Explain this story to a few people in your workplace and ask them to tell you what the current organizational currency is in your organization. You might be surprised!

Company Values and Their Impact on Hiring


Startup Stock Photos

During each interview we have had the pleasure of conducting and featuring on AHL, the topic of company values comes up a lot—especially in terms of the impact they have on hiring. When the values are inconsistent between the company and the employee other issues arise, and both the company and the employee suffer.

The segments featured today are from three separate organizations, but each leader discusses the critical need for prospective employees to share the values of the company.

In the first segment, Chris Van Gorder, president & CEO of Scripps Health, discusses his search for a new CFO after taking the position at Scripps.  As he interviewed individuals who were qualified for the position, he stated, “I was waiting for them to start talking about patients but it never happened.” Van Gorder kept up the search for a new CFO until he found someone who openly expressed his passion for people and the patients the hospital would be serving.

In the second segment, Traci Bernard, president of Texas Health Harris Methodist Hospital Southlake, discusses a similar approach to hiring.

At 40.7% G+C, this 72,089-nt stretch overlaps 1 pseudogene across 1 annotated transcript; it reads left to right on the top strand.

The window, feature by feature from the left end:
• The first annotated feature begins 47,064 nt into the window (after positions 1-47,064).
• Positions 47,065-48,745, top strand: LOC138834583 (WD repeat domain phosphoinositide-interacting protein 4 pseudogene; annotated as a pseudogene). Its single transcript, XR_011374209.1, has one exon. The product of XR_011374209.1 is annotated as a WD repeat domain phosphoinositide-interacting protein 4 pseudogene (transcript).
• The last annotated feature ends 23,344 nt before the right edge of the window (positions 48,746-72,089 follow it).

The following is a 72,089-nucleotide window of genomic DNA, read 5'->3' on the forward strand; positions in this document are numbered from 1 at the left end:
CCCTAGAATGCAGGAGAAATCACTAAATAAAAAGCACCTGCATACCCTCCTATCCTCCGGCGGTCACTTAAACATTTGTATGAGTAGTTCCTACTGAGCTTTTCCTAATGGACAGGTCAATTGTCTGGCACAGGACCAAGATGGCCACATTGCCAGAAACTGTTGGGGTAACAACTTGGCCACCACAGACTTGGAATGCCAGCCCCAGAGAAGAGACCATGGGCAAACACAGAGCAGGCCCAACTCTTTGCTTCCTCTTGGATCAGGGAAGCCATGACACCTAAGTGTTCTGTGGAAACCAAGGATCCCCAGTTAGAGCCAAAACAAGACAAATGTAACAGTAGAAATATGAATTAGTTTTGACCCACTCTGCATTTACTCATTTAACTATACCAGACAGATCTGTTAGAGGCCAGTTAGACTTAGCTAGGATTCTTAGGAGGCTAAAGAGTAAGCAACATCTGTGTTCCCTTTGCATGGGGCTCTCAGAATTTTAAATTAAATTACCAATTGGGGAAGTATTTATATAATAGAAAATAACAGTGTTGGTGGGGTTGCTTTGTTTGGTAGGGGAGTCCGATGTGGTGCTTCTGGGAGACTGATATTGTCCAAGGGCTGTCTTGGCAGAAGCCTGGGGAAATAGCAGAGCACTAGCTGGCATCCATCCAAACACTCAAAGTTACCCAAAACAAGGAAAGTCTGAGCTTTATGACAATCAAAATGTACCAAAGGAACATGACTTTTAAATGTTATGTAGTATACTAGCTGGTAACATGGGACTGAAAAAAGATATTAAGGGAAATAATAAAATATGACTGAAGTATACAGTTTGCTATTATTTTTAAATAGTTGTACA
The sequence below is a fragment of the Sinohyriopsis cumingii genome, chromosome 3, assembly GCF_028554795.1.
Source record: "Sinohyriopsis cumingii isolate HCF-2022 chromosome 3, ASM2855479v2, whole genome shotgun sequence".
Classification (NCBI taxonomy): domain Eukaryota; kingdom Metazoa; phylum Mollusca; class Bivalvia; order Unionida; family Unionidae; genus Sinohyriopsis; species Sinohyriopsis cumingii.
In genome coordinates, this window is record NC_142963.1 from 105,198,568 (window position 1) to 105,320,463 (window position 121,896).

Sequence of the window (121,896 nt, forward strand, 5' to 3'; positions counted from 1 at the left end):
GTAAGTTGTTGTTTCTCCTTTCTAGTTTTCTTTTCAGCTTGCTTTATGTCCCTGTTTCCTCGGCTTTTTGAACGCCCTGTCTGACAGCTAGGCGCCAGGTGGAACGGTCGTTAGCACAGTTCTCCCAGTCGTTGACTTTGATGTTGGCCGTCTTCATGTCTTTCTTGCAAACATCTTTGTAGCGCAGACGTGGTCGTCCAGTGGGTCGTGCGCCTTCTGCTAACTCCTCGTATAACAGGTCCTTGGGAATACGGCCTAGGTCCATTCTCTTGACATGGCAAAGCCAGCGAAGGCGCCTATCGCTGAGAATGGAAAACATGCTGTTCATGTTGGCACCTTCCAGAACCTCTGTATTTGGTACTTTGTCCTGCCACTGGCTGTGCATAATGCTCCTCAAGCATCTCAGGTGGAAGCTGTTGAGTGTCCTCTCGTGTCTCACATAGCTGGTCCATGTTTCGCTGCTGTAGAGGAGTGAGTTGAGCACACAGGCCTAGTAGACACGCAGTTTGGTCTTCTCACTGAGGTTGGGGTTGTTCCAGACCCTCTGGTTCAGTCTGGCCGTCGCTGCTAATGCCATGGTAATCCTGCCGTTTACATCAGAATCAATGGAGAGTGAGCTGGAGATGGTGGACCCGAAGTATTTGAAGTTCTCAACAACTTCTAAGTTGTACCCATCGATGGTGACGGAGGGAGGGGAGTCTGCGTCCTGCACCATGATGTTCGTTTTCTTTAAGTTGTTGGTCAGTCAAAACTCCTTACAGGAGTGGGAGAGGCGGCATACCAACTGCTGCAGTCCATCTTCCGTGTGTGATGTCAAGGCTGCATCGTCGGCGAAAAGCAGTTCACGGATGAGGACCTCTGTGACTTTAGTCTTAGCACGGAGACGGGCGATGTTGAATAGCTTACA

“I’ve said it before, skill can be taught. So I’m interested in passion, I’m interested in an understanding of who we are… and somebody who’s very compassionate and caring and puts the team first.”

In the final segment, Mike Williams, president & CEO of Community Hospital Corporation, discusses the rigorous interview process for CHC and the defining role company values play in the hiring decisions.

1K docs, nurses urge Cleveland Clinic to cancel fundraiser at Trump resort


Photo: Inside the Mar-a-Lago, courtesy of The Mar-a-Lago Club website.

More than 1,100 doctors, nurses and medical students are urging the Cleveland Clinic to cancel an annual fundraiser planned at a resort owned by President Donald Trump in the wake of his executive order on immigration.

Over the last three days, 1,141 medical professionals have signed an open letter to Cleveland Clinic President and CEO Toby Cosgrove asking him to cut the perceived ties to Trump in light of the executive order that led to a first-year internal medicine resident at the organization being detained and forced to return to Saudi Arabia because her visa was issued in Sudan, one of the countries on Trump’s list

Suha Abushamma, M.D., has sued the Trump administration, CNBC reports, and a federal judge has ordered the White House to explain why she shouldn’t be allowed to return to the United States.

The ban also had a direct impact on nine patients scheduled to receive care at the Cleveland Clinic over the next 90 days.

Many of the medical professionals who signed the letter are students at Case Western Reserve University, which runs the Cleveland Clinic Lerner College of Medicine.

The letter asks Cosgrove to:

  • Reschedule the lavish fundraiser planned at Trump’s Mar-a-Lago resort in Palm Beach, Florida
  • Release a public statement that condemns the immigration ban
  • Pledge to use his power to protect Cleveland Clinic employees from deportation and allow patients to continue to receive care
  • Emphasize that Cleveland Clinic values diversity and relies on immigrants to provide medical care